Nigeria’s debt stock increased by N1.327 trillion between September 2017 and December 2017.
This is according to figures provided by Patience Oniha, director general of the Debt Management Office (DMO), on Wednesday at a press conference in Abuja.
Oniha said the federal government is planning to reduce domestic debt to 60 percent to the total debt stock from the present 73 percent.
“The key benefits of the restructuring of the portfolio are the reduction of the government’s debt-service costs, lowering of interest rates in the domestic market and improved availability of credit facilities to the private sector,” Oniha said.
“Our projection is that from two sources, the borrowing should be dropping in the medium term. The rate of increase will be much slower, and instead of borrowing 17-18 percent from the domestic market, we’ll do 7 percent from external sources.”
She said Nigeria had to increase borrowing because the output and price of crude fell in 2014, which reduced government revenue and eventually plunged the economy into its worst recession in 25 years.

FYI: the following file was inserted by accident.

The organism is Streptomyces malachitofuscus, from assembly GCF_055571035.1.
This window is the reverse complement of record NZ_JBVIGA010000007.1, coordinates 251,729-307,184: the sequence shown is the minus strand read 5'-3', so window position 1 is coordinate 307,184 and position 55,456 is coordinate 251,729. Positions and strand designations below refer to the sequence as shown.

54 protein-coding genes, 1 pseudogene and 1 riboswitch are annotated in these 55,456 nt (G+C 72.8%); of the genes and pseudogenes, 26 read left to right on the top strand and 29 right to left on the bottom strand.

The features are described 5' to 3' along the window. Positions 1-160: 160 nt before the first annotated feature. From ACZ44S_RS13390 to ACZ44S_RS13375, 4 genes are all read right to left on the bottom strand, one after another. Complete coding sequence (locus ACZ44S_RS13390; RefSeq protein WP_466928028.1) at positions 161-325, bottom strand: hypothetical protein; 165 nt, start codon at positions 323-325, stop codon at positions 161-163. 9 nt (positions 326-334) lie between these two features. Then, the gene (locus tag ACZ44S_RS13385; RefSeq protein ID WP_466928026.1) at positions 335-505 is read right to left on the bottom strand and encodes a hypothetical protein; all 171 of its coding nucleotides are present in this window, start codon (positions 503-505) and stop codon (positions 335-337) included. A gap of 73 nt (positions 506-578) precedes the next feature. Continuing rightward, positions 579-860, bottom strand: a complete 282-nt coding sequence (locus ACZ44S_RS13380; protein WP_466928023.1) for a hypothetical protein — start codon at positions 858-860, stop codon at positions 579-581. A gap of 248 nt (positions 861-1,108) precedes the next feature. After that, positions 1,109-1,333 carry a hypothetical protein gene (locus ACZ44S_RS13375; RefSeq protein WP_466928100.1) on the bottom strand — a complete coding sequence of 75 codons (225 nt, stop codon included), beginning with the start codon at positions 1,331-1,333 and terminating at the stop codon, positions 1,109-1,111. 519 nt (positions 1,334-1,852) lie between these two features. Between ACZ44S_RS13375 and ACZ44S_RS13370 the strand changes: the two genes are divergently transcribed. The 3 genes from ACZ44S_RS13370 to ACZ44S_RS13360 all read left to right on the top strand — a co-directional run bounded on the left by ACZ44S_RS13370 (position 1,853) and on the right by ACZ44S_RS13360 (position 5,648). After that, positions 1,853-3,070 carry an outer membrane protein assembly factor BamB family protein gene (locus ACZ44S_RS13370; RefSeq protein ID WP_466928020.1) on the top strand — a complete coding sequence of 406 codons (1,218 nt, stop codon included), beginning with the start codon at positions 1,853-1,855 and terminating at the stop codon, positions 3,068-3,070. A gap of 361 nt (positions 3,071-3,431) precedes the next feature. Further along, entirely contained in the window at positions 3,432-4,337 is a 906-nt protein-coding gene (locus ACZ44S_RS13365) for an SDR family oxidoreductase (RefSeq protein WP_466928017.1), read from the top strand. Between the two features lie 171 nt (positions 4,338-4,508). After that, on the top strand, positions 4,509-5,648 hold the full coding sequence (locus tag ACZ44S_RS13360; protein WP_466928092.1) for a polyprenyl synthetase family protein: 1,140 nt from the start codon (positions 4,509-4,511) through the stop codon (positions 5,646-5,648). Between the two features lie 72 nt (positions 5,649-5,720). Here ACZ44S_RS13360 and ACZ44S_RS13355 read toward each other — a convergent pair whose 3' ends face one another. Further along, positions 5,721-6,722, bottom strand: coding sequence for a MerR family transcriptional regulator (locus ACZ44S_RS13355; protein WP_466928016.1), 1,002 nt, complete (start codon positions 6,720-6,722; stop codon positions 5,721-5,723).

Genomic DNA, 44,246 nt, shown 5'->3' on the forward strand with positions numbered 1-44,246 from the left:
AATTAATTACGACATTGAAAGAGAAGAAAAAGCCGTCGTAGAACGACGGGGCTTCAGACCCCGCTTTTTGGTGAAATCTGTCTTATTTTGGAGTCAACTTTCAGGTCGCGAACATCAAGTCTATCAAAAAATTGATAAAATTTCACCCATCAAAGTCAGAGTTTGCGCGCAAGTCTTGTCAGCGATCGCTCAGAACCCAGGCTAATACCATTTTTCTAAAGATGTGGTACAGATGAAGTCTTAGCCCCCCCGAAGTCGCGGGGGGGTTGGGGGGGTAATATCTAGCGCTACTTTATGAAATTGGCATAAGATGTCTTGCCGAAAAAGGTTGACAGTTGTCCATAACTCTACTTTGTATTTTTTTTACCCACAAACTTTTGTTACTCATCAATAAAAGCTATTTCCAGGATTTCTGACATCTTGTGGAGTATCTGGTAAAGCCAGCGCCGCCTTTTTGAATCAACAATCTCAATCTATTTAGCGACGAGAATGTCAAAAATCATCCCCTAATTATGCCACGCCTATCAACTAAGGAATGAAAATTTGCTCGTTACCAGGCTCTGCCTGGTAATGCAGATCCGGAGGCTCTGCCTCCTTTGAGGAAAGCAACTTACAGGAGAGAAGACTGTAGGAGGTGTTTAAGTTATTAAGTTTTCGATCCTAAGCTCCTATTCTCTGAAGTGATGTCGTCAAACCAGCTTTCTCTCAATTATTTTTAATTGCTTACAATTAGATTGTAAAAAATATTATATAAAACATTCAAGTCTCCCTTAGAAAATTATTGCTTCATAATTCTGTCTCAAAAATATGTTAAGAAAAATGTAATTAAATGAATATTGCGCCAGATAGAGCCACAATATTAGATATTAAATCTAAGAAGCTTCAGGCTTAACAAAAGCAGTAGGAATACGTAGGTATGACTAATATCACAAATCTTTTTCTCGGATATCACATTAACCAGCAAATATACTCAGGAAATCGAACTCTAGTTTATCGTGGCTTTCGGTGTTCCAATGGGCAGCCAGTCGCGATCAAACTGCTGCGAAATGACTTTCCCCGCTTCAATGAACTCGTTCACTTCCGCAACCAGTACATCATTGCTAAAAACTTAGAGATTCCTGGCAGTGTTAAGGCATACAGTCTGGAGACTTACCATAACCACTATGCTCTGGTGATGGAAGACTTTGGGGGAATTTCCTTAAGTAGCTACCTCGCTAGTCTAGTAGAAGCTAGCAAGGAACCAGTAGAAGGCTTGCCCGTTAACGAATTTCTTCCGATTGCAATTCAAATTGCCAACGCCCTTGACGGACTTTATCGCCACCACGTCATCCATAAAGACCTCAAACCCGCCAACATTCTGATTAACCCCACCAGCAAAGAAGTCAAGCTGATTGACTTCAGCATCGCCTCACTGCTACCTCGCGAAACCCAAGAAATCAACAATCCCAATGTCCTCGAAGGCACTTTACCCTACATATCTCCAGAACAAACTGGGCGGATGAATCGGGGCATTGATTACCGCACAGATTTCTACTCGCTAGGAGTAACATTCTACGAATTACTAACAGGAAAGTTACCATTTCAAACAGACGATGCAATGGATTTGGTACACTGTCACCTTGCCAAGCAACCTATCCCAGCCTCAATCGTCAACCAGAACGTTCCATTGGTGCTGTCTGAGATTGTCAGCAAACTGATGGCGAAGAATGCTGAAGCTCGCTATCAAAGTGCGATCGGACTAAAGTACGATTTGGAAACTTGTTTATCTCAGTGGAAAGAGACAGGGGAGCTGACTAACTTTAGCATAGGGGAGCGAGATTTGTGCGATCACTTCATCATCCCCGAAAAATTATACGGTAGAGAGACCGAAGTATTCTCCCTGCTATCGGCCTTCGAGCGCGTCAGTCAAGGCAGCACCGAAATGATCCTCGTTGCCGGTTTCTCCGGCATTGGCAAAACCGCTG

The Muhammadu Buhari-led administration made efforts to stimulate the economy by increasing spending.
Speaking further at the briefing, Oniha said the country’s public debt is sustainable at 18.2 percent of the gross domestic product.
According to the DG, Nigeria spent N1.6 trillion out of its 2017 budget of N7.2 trillion on servicing debt. She said nine percent of this was spent on foreign debts while the rest was spent on local loans.
Kemi Adeosun, minister of finance, had said the proceeds from the last Eurobond issued in 2017 will be used to refinance debts from the previous administration.